The Washington Dairy Farm – Where Cow is Queen and… How To Make Honey Butter

by | Jul 31, 2015 | Food & Drink, Sponsored, Travel, Video | 1 comment

I had a unique opportunity recently…

I got to visit a dairy farm!

Visit to Werkhoven Dairy Farm in Monroe Washington

*This post is sponsored by Washington Dairy. All opinion and experience are my very own. The Washington Dairy Products Commission celebrates the contribution of local dairy farm families. By producing wholesome and nutritious dairy products while also caring for their cows and land, local dairy farm families are a key ingredient to making the northwest a great place to live. Learn more at

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It was like being transported back to elementary school – FIELD TRIP!


I know, I know… the thought of a dairy farm doesn’t sound all THAT exciting. But I was curious, and the more I learned about the farm we visited (Werkhoven Farm in Monroe – a Darigold producer) the more genuinely interested I became.


I went into it thinking, “OK, I might learn something… but cows are cows are cows.” I thought at the very least it would be a chance to get some cool cow and farm shots:

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And it was.

Cows are just so adorable.


What did I learn?

I learned about the Washington diary community and their commitment… to cows and our environment. I will share more on their commitment to the environment in a couple weeks. But I also learned about animal care… and as the say, COW IS QUEEN!

We spent the greater part of a day walking side-by-side, listening to the family-run owners and managers of Werkhoven Dairy Farm.


We also got a pretty good peek into many of the areas of the farm. Including the youngest member of the team…

They really do believe Cow is Queen. There was a lot of talk of “cow comfort”, mixed with a lot of science and years of experience. The Werkhoven Farm was founded in 1959.

If you are a female who has nursed, you know the power of a stress-free environment and one’s ability to produce milk. That is the exact approach these farmers take when caring for their animals… their comfort.


Dairy cows like to eat, sleep, chill-out, and milk. They are milked three times a day, and we were told they look forward to it… basically, there’s not a lot of making them get to the “nursing station” if you will. They happily head on in.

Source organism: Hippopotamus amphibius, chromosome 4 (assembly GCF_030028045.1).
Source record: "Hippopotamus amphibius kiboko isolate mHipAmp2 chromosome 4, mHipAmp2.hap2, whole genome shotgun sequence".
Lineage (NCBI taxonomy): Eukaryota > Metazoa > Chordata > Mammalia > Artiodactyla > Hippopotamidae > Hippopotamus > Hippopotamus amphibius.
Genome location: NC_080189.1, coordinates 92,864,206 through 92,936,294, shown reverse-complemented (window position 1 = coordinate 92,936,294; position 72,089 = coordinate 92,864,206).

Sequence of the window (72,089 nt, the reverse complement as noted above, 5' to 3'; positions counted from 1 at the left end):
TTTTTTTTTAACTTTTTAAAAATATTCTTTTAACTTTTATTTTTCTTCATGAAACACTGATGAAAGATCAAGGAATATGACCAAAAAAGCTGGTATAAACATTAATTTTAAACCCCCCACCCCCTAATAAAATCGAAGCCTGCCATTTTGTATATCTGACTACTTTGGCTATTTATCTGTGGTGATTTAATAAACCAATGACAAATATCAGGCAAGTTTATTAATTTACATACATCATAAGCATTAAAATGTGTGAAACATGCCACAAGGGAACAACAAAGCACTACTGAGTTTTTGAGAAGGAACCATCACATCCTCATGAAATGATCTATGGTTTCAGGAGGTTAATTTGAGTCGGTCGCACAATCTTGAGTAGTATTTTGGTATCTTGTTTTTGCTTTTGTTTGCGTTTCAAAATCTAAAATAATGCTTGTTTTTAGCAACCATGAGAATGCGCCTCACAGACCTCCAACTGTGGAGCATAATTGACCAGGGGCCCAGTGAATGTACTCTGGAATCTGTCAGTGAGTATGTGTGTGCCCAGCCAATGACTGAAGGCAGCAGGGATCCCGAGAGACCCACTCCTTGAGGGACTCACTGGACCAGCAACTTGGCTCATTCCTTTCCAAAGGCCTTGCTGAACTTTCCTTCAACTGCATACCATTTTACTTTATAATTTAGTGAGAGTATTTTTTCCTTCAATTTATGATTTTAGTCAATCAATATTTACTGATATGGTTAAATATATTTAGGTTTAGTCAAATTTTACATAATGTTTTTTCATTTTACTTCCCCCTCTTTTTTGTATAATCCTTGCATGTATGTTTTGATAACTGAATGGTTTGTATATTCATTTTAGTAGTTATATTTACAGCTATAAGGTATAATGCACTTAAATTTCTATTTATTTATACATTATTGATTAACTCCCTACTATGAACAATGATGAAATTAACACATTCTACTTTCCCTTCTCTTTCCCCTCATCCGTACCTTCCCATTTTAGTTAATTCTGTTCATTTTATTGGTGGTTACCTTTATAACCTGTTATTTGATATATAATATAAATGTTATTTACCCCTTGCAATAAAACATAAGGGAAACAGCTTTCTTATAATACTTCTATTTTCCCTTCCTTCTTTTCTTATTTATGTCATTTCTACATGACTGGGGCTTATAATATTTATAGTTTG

*And again, if you’ve ever nursed before, you know the relief that comes when those full mammaries are released 😉

I was quite amazed at how much thought, science, and effort go into the care of dairy cows. From the complexity and detail of what and how they feed the cows (a specific mix that is closely watched and mixed so the cows get all the good stuff)…


…to making sure they are comfortable in heat and cold… to ensure their days and nights are stress-free. However, there are no recreational activities such as beach ball bingo or crafts since a cow’s idea of fun is doing nothing. I don’t get it, but I guess that’s why I could never be a cow.


It was a good trip. It’s good to learn and to gain insight into the effort and heart behind the milk we drink and the dairy we eat. It was encouraging. And impressive. The level of thought and science (which is math times a million) that goes into running a healthy farm is mind blowing. And the level of passion is too. It is tough, tough work with little financial gain. I left with a greater appreciation for BOTH the farmer and the cow and their relationship with each other.

And it really is a relationship. You can learn more about Washington dairy farms at www.akeyingredient.comand check back in a couple weeks when I share more about the thoughtful care these farmers give to the land as well.

Until then – why don’t you make some honey butter… or BERRY BUTTER?! I made a video for that very purpose – How To Make Honey Butter and Berry Butter!

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